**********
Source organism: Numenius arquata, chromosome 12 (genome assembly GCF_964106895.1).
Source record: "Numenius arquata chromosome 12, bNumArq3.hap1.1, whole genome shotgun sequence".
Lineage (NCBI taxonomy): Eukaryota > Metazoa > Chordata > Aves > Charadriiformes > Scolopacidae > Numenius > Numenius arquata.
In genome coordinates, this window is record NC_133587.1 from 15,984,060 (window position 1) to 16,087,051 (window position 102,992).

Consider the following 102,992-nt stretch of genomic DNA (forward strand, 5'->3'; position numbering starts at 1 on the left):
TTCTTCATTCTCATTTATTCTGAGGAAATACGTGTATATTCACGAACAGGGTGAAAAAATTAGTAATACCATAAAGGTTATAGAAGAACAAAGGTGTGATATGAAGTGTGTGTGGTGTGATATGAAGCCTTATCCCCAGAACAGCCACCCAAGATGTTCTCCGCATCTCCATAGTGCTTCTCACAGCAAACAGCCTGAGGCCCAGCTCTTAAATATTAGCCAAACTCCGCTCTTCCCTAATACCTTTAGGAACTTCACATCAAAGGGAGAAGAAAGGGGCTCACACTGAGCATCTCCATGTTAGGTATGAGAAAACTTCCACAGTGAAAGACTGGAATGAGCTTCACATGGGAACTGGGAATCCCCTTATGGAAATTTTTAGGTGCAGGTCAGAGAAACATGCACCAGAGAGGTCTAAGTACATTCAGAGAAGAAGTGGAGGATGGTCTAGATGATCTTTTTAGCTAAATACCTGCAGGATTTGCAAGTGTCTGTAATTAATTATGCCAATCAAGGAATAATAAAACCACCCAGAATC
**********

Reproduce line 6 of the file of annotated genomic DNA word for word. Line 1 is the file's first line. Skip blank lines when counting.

TTCTTCATTCTCATTTATTCTGAGGAAATACGTGTATATTCACGAACAGGGTGAAAAAATTAGTAATACCATAAAGGTTATAGAAGAACAAAGGTGTGATATGAAGTGTGTGTGGTGTGATATGAAGCCTTATCCCCAGAACAGCCACCCAAGATGTTCTCCGCATCTCCATAGTGCTTCTCACAGCAAACAGCCTGAGGCCCAGCTCTTAAATATTAGCCAAACTCCGCTCTTCCCTAATACCTTTAGGAACTTCACATCAAAGGGAGAAGAAAGGGGCTCACACTGAGCATCTCCATGTTAGGTATGAGAAAACTTCCACAGTGAAAGACTGGAATGAGCTTCACATGGGAACTGGGAATCCCCTTATGGAAATTTTTAGGTGCAGGTCAGAGAAACATGCACCAGAGAGGTCTAAGTACATTCAGAGAAGAAGTGGAGGATGGTCTAGATGATCTTTTTAGCTAAATACCTGCAGGATTTGCAAGTGTCTGTAATTAATTATGCCAATCAAGGAATAATAAAACCACCCAGAATC